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By Anne Bradstreet

Thou ill-form’d offspring of my feeble brain,

Who after birth didst by my side remain,

Till snatched from thence by friends, less wise than true,

Who thee abroad, expos’d to publick view,

Made thee in raggs, halting to th’ press to trudge,

Where errors were not lessened (all may judg).

At thy return my blushing was not small,

My rambling brat (in print) should mother call,

I cast thee by as one unfit for light,

Thy Visage was so irksome in my sight;

Yet being mine own, at length affection would

Thy blemishes amend, if so I could:

I wash’d thy face, but more defects I saw,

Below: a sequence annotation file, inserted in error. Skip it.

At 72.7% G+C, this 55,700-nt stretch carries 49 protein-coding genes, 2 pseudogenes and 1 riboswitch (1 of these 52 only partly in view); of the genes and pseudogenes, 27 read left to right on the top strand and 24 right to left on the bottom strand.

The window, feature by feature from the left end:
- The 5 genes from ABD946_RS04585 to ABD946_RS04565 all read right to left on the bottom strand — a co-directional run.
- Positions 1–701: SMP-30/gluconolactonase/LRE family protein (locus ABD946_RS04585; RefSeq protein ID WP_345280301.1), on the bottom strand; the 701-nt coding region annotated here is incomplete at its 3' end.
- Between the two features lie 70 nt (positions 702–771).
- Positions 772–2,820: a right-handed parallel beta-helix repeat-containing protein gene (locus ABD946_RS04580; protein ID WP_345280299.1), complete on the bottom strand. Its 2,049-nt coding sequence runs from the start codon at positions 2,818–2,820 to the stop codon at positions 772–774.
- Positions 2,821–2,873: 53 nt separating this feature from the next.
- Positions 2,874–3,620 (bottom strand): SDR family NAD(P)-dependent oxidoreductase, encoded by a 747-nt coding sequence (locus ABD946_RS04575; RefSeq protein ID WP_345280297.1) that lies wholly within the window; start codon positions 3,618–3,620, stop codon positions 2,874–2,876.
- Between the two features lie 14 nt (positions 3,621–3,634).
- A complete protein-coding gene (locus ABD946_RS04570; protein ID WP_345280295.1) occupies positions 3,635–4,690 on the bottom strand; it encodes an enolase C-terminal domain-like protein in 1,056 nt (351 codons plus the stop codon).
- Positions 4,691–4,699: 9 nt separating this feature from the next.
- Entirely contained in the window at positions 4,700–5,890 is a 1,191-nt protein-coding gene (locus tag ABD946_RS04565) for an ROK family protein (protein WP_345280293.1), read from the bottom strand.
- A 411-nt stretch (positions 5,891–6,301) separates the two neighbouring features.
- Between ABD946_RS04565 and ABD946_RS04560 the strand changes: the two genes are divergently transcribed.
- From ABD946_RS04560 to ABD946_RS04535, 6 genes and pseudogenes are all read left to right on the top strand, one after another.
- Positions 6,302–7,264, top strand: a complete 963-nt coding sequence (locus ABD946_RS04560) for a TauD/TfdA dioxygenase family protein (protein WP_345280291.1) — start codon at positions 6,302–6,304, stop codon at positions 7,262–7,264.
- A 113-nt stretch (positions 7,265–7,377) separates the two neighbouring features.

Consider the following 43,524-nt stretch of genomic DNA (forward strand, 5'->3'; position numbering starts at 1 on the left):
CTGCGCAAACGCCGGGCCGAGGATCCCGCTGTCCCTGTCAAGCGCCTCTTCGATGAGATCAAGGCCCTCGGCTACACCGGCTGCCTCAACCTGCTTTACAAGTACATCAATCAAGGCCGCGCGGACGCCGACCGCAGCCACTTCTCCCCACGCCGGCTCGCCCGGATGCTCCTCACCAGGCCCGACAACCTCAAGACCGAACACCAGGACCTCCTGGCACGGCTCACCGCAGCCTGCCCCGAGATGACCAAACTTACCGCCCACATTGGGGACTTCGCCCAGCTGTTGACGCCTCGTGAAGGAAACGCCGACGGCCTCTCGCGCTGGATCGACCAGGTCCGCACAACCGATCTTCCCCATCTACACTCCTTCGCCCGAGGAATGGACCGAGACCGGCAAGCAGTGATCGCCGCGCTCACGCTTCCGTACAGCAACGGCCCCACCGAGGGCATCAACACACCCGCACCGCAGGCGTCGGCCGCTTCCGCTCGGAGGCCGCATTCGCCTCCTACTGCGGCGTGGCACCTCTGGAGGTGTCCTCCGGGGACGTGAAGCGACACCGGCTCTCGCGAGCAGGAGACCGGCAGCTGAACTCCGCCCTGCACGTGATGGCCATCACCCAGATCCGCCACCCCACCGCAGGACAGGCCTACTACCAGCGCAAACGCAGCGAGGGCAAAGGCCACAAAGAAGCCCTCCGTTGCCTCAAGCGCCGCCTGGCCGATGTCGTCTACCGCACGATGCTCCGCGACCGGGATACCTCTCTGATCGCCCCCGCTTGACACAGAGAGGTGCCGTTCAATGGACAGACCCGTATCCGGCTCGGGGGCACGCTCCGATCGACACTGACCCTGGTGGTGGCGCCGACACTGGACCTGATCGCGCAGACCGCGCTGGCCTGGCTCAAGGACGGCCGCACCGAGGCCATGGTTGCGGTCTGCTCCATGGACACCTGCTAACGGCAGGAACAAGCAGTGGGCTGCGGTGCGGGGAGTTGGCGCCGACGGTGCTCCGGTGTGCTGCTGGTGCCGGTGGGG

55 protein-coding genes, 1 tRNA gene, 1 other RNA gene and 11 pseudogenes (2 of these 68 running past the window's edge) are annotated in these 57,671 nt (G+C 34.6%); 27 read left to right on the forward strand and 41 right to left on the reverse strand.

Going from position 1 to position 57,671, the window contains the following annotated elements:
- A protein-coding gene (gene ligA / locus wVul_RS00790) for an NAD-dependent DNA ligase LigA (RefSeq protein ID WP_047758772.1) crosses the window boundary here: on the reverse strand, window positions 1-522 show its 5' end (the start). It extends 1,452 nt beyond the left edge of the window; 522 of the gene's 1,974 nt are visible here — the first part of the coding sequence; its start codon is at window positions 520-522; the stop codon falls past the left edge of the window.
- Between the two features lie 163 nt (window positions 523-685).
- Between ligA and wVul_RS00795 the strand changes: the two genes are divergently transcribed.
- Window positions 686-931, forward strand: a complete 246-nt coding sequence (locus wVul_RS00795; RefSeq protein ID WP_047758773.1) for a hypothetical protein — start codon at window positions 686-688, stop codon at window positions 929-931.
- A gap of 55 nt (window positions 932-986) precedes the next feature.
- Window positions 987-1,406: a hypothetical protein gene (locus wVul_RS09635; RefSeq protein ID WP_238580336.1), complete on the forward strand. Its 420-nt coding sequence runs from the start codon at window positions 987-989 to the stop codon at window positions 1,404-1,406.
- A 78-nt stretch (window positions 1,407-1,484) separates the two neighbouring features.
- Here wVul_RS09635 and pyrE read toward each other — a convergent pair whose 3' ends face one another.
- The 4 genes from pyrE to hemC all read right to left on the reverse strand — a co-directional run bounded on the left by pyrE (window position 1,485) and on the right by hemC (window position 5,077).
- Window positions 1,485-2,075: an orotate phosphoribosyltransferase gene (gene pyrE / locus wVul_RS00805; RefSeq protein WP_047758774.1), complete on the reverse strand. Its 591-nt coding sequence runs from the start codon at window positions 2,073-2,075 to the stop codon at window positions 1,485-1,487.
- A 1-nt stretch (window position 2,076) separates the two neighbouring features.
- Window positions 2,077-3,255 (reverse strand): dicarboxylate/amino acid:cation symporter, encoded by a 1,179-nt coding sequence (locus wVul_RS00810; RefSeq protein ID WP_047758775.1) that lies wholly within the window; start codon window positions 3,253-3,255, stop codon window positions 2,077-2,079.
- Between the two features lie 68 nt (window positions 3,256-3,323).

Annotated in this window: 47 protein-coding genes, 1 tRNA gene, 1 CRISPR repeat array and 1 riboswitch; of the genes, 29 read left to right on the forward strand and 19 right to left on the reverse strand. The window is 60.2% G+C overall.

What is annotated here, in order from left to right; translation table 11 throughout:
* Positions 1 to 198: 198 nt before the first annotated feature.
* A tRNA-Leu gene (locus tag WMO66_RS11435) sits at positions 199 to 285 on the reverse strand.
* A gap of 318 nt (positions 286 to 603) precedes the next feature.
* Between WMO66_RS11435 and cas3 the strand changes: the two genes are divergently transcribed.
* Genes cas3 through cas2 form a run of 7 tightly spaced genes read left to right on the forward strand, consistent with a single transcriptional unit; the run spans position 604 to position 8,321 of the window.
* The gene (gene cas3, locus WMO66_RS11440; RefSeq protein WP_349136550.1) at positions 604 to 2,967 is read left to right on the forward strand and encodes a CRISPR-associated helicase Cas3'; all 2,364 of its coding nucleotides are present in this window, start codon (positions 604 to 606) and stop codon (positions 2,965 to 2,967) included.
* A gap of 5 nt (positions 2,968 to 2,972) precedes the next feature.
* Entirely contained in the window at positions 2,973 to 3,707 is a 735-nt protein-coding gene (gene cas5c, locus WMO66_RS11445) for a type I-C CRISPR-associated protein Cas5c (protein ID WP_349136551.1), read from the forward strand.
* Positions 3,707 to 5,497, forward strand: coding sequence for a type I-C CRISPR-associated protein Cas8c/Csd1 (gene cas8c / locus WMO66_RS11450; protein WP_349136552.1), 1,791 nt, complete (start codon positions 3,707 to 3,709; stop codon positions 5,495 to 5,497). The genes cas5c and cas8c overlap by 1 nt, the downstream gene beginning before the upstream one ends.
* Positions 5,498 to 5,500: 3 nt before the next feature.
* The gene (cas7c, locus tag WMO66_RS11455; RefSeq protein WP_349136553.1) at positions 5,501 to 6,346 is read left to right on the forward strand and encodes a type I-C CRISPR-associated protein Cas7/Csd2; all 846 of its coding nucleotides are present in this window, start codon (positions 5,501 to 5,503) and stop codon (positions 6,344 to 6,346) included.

And rubbing off a spot, still made a flaw.

I stretched thy joynts to make thee even feet,

Yet still thou run’st more hobling then is meet;

In better dress to trim thee was my mind,

But nought save home-spun Cloth, i’ th’ house I find.

In this array ’mongst Vulgars mayst thou roam.

In Criticks hands, beware thou dost not come;

And take thy way where yet thou art not known,

If for thy Father askt, say, thou hadst none:

And for thy Mother, she alas is poor,

Which caus’d her thus to send thee out of door.


Source: The Complete Works of Anne Bradstreet (1981)

  • Arts & Sciences
  • Living
  • Social Commentaries

Poet Bio

Anne Bradstreet is generally considered the first American poet. Born around 1612 near Northampton, England, she married Simon Bradstreet at age 16, and the couple emigrated to the New World in 1630. In such bestselling collections as The Tenth Muse Lately Sprung Up in America, Bradstreet wrote of her life as a mother, wife, and daughter during the establishment of the Massachusetts Bay Colony.

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